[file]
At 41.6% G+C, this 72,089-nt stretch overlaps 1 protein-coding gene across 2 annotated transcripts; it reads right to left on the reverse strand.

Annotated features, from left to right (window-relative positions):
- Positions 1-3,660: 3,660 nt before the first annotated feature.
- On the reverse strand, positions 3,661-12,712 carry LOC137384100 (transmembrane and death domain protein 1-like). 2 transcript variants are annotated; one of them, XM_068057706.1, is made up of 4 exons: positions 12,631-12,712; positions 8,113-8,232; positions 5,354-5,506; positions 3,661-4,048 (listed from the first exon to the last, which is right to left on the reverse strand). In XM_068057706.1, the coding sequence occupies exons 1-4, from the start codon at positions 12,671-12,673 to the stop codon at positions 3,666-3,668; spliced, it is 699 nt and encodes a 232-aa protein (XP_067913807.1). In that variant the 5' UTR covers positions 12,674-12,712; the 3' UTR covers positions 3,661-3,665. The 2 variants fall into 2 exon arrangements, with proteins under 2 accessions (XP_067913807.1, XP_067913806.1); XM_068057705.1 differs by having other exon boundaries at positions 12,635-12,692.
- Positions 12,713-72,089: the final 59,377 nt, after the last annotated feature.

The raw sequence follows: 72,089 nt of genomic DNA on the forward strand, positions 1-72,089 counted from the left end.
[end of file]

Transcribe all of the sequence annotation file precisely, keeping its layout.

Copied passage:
At 41.6% G+C, this 72,089-nt stretch overlaps 1 protein-coding gene across 2 annotated transcripts; it reads right to left on the reverse strand.

Annotated features, from left to right (window-relative positions):
- Positions 1-3,660: 3,660 nt before the first annotated feature.
- On the reverse strand, positions 3,661-12,712 carry LOC137384100 (transmembrane and death domain protein 1-like). 2 transcript variants are annotated; one of them, XM_068057706.1, is made up of 4 exons: positions 12,631-12,712; positions 8,113-8,232; positions 5,354-5,506; positions 3,661-4,048 (listed from the first exon to the last, which is right to left on the reverse strand). In XM_068057706.1, the coding sequence occupies exons 1-4, from the start codon at positions 12,671-12,673 to the stop codon at positions 3,666-3,668; spliced, it is 699 nt and encodes a 232-aa protein (XP_067913807.1). In that variant the 5' UTR covers positions 12,674-12,712; the 3' UTR covers positions 3,661-3,665. The 2 variants fall into 2 exon arrangements, with proteins under 2 accessions (XP_067913807.1, XP_067913806.1); XM_068057705.1 differs by having other exon boundaries at positions 12,635-12,692.
- Positions 12,713-72,089: the final 59,377 nt, after the last annotated feature.

The raw sequence follows: 72,089 nt of genomic DNA on the forward strand, positions 1-72,089 counted from the left end.